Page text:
This paper presents and compares four optimization strategies for printed reflectarrays. They are applied to synthesize a dual-polarized reflectarray using two kinds of slot-loaded patches. They provide objective criteria to deal with the numerous geometrical parameters available to tune the phase. The study relies on the comparative measurements of four different prototypes for the same reflectarray (with the wavelength at  GHz).

1. Introduction

A reflectarray antenna combines advantages of reflectors and phased array antennas. Indeed, neither lossy feeding network nor heavy and cumbersome profile are involved. A reflectarray antenna is composed of a primary feed lighting elementary cells that delay the impinging wave and permit to shape the radiated field. In most cases, the reflected phase is controlled by the geometry or orientation of the radiating elements [1, 2], stubs or delay lines [3], or the use of reconfigurable material [4]. To achieve the phase law all over the reflectarray surface, the unit cell must be able to cover the whole 360° phase range. In [3], a reflectarray has been synthesized with a multiple layer structure allowing a true time delay compensation. A large bandwidth has then been achieved 20 (%). Single-layer reflectarrays are usually more limited in term of bandwidth. The required 360° phase range is more difficult to obtain without a strong resonance which introduces more losses. On the other hand, single substrate layer is cost effective and easy to manufacture.

In this paper, the used radiating element is a patch loaded with slots (Figure 1), having dual polarization capabilities [5]. It is an extension of the single-polarized patch structure introduced in [6, 7]. Furthermore, a reconfigurable cell can be obtained by controlling slots with PIN diodes or MEMS [8, 9]. The considered cell design is defined with six parameters for each polarization. As a consequence, a large number of cell designs are available to produce a given phase shift. This amount of solutions is advantageous for an accurate reflectarray synthesis and it also increases its complexity.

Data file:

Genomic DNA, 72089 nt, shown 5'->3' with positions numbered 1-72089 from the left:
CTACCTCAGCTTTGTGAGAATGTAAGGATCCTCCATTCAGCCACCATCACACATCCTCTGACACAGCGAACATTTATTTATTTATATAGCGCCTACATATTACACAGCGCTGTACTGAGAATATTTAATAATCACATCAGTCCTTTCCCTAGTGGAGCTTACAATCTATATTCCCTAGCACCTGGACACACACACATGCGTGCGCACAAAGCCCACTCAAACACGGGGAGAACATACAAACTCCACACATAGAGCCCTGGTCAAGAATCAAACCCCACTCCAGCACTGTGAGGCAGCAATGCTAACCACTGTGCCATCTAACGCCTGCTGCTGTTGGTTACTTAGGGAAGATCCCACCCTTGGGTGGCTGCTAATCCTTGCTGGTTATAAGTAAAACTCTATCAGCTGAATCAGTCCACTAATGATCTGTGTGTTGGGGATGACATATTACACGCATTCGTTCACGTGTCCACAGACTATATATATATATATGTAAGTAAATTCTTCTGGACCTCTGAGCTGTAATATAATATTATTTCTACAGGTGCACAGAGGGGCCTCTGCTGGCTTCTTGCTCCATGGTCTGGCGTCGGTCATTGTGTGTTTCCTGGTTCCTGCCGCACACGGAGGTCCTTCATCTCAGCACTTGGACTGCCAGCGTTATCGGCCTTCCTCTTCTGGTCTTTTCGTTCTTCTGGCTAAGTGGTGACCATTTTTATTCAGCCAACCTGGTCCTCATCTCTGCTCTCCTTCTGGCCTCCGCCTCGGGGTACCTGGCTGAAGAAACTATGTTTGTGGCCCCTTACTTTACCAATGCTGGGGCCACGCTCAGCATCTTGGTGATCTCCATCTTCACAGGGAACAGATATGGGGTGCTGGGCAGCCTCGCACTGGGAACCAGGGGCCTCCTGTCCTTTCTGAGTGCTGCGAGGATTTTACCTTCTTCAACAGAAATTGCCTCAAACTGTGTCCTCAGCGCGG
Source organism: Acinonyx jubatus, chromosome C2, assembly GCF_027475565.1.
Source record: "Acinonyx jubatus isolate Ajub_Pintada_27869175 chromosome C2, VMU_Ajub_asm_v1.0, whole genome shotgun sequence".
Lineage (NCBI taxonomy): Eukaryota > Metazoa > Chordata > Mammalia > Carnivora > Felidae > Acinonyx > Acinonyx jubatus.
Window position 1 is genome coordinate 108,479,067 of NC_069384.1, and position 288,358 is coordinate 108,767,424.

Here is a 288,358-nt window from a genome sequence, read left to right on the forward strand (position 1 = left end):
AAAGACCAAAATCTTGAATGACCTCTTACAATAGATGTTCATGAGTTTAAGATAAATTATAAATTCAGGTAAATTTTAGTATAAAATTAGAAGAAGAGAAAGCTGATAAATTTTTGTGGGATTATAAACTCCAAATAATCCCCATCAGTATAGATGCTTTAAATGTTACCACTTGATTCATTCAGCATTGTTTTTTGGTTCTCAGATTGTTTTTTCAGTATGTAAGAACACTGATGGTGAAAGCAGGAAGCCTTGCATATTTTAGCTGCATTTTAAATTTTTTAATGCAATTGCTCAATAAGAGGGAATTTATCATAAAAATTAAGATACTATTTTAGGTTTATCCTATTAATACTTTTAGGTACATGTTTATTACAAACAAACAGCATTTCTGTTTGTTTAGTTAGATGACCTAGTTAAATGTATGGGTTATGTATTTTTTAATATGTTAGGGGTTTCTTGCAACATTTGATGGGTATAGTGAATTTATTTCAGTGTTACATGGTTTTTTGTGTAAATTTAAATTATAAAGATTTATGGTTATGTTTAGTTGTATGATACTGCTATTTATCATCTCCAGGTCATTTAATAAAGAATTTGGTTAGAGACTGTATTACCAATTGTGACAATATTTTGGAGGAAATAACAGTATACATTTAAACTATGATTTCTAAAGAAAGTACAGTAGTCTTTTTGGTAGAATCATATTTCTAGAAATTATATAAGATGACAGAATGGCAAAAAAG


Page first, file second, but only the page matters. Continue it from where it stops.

The aim of this paper is to present and validate an original reflectarray layout synthesis. This synthesis technique is based on specific cell selection strategies. Three strategies are proposed and compared. In the first part of the paper, the used elementary cell is described and its RF characteristics are studied. The proposed synthesis process is presented in the second part. In the third one, it is applied to a specific space telecommunication antenna configuration. Finally, the measurement of the resulting reflectarray are presented.

2. Elementary Cell

2.1. Description

Figure 1 presents the proposed dual-polarized cells. Two cell configurations are considered. Figures 1(a) and 1(b) depicts the centered slots configuration (defined by a microstrip square patch loaded with a Jerusalem cross slot) and the emerging slots configuration (defined by two pairs of orthogonal slots located at the edges of the microstrip square patch), respectively. For each polarization, the phase reflected by the cell is tuned by varying six geometrical parameters characterizing the cell design in each direction: the patch size ( and ), the slot length ( and ) and width ( and ), the stub length ( and ) and width ( and ), and the slot configuration (centered crossed and emerging).

2.2. Analysis of the Reflected Phase